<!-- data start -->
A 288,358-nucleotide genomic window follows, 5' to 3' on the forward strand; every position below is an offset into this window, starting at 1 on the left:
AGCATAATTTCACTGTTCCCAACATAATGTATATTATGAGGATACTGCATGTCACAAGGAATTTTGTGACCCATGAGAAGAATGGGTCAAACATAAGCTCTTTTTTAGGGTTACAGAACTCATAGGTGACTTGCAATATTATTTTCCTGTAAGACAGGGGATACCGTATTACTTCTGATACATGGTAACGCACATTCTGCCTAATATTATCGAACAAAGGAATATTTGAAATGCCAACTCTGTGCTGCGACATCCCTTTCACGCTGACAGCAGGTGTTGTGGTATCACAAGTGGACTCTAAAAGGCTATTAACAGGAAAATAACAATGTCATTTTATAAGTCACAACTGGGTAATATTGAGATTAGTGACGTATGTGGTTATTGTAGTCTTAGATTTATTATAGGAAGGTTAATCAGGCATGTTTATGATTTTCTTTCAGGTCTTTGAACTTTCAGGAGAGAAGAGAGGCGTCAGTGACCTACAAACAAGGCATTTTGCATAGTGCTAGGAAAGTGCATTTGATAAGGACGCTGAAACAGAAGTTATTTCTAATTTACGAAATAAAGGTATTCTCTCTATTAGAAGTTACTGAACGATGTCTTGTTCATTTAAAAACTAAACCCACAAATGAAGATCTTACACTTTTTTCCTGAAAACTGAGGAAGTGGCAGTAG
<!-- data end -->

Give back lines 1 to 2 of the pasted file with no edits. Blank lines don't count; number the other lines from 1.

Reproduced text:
A 288,358-nucleotide genomic window follows, 5' to 3' on the forward strand; every position below is an offset into this window, starting at 1 on the left:
AGCATAATTTCACTGTTCCCAACATAATGTATATTATGAGGATACTGCATGTCACAAGGAATTTTGTGACCCATGAGAAGAATGGGTCAAACATAAGCTCTTTTTTAGGGTTACAGAACTCATAGGTGACTTGCAATATTATTTTCCTGTAAGACAGGGGATACCGTATTACTTCTGATACATGGTAACGCACATTCTGCCTAATATTATCGAACAAAGGAATATTTGAAATGCCAACTCTGTGCTGCGACATCCCTTTCACGCTGACAGCAGGTGTTGTGGTATCACAAGTGGACTCTAAAAGGCTATTAACAGGAAAATAACAATGTCATTTTATAAGTCACAACTGGGTAATATTGAGATTAGTGACGTATGTGGTTATTGTAGTCTTAGATTTATTATAGGAAGGTTAATCAGGCATGTTTATGATTTTCTTTCAGGTCTTTGAACTTTCAGGAGAGAAGAGAGGCGTCAGTGACCTACAAACAAGGCATTTTGCATAGTGCTAGGAAAGTGCATTTGATAAGGACGCTGAAACAGAAGTTATTTCTAATTTACGAAATAAAGGTATTCTCTCTATTAGAAGTTACTGAACGATGTCTTGTTCATTTAAAAACTAAACCCACAAATGAAGATCTTACACTTTTTTCCTGAAAACTGAGGAAGTGGCAGTAG